Second chance for senior shiba inu mix
Some homeless pets have quick and easy paths to loving forever homes. For others, that journey takes much longer and includes several stops along the way. Such was the case for ChiChi, a seven-and-a-half-year-old shiba inu mix who spent most of her life in a shelter.
Luckily, ChiChi was pulled from the shelter by Acadiana Animal Aid (formerly Lafayette Animal Aid), a Louisiana-based Best Friends No More Homeless Pets Network partner. Although ChiChi was safe, the organization wasn’t able to provide the special care the dog would need to get ready for a home of her own. And because it was going to take time and special training for her to get there, she was brought to Best Friends, where she would get that chance.
Help for a shy shiba inu
When ChiChi arrived at the Sanctuary last spring, she was afraid of being handled and when she felt threatened by quick movement, she would panic and snap at people. She also guarded her food and was temperamental with other dogs.
In short, she needed help. But, as Dogtown co-manager Christine Vergallito explains, “ChiChi’s behaviors aren’t uncommon in our world.” At the Sanctuary, many dogs are working through those very same challenges.
Because Dogtown trainers and caregivers have plenty of experience working with dogs like ChiChi, they knew just how to help the dog overcome her fears and become more social and approachable. And that was important, because these had been the lifelong obstacles standing between ChiChi and a home of her own. .
Able and willing volunteers
First, they worked on gaining ChiChi's trust so she wasn’t so afraid of people touching her. Though it wasn’t long before ChiChi was comfortable with her caregivers and trainers, dealing with strangers continued to be a big challenge. So Dogtown trainers set up a training plan to help her become more comfortable with them.
Since ChiChi was already doing well with her trainers and caregivers, the plan relied heavily on the help of friendly strangers in the form of patient, understanding Dogtown volunteers. Because ChiChi wears a purple collar (which in Dogtown’s three-tiered collar system means she can interact with volunteers 18 years old and over), dozens of volunteers were able and willing to lend a hand.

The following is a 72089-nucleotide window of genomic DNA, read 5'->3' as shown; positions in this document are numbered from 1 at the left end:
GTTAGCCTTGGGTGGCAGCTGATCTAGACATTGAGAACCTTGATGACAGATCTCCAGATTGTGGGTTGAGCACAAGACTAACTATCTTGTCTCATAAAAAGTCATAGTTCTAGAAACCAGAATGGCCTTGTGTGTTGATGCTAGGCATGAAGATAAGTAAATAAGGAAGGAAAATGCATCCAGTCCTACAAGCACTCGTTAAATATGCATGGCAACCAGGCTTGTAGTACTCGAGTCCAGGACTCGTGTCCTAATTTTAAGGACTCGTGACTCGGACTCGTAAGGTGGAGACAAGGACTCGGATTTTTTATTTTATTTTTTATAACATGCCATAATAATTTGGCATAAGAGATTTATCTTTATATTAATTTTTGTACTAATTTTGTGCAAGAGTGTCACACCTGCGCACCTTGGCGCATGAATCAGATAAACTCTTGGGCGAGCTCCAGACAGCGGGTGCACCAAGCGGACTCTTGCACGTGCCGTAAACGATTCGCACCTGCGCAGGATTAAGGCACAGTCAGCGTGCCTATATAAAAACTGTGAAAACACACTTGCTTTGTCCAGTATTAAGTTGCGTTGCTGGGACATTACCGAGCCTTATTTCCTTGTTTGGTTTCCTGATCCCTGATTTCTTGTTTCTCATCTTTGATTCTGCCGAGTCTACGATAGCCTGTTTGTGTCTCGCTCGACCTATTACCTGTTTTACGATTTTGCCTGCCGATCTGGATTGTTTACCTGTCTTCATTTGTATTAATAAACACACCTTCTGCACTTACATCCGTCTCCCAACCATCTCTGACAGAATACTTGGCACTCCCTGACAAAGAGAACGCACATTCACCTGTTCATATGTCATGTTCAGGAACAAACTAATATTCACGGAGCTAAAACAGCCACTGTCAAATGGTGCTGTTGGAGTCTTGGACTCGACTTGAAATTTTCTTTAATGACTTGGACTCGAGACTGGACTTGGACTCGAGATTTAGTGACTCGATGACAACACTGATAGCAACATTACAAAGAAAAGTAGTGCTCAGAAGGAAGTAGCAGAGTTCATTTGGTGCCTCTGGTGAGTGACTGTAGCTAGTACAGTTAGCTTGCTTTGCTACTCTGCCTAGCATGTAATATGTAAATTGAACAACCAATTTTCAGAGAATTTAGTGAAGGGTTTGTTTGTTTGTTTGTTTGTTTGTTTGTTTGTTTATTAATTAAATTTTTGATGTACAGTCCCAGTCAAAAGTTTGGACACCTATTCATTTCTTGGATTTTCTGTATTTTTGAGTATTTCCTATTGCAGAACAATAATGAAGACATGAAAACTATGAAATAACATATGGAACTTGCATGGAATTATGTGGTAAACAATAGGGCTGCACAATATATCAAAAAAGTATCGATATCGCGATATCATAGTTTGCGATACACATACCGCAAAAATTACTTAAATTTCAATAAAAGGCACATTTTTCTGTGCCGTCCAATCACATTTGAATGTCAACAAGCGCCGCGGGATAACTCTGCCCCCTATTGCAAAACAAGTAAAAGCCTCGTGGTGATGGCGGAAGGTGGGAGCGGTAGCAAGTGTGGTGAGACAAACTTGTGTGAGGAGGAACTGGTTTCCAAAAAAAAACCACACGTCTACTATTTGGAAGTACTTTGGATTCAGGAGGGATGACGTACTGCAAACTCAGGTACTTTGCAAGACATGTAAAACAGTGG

Gaining some trust
Those volunteers helped ChiChi make up for lost time and taught her things a dog needs to know if she’s going to be part of a family. ChiChi learned name recognition by repeatedly hearing volunteers call her name and then getting treats when she looked at them.
They helped ChiChi feel more comfortable with people petting her, and they taught her how to take treats gently, instead of grabbing them from people’s hands with her teeth.
Soon ChiChi began to enjoy walks, and she learned to sit nicely when asked — even if it was on the trail in the middle of one of her beloved strolls, when she’d rather be running around after exciting scents.
Every little step got her closer to the ultimate goal: a home.
In situations where she once felt fearful, ChiChi began to relax more and more. As the months passed, she blossomed into the accepting, loving little dog she always was inside. Her hard work definitely paid off. Using her newfound skills and confidence, ChiChi won the hearts of a couple visiting the Sanctuary. Finally, she finished the long journey to finding her very own home.
- Bring hope and healing to more animals like ChiChi by supporting our work.
- In celebration of Adopt a Senior Pet Month this November, we’re asking you to tell us about a senior pet in your life. Share your own story about what makes senior pets so special. You’ll be helping more of these wonderfully wise and lovable animals find homes of their own. We’ll be selecting a handful of our favorite stories and sharing them on Best Friends’ website and social media pages.
Photos by Best Friends staff and courtesy of ChiChi's adopter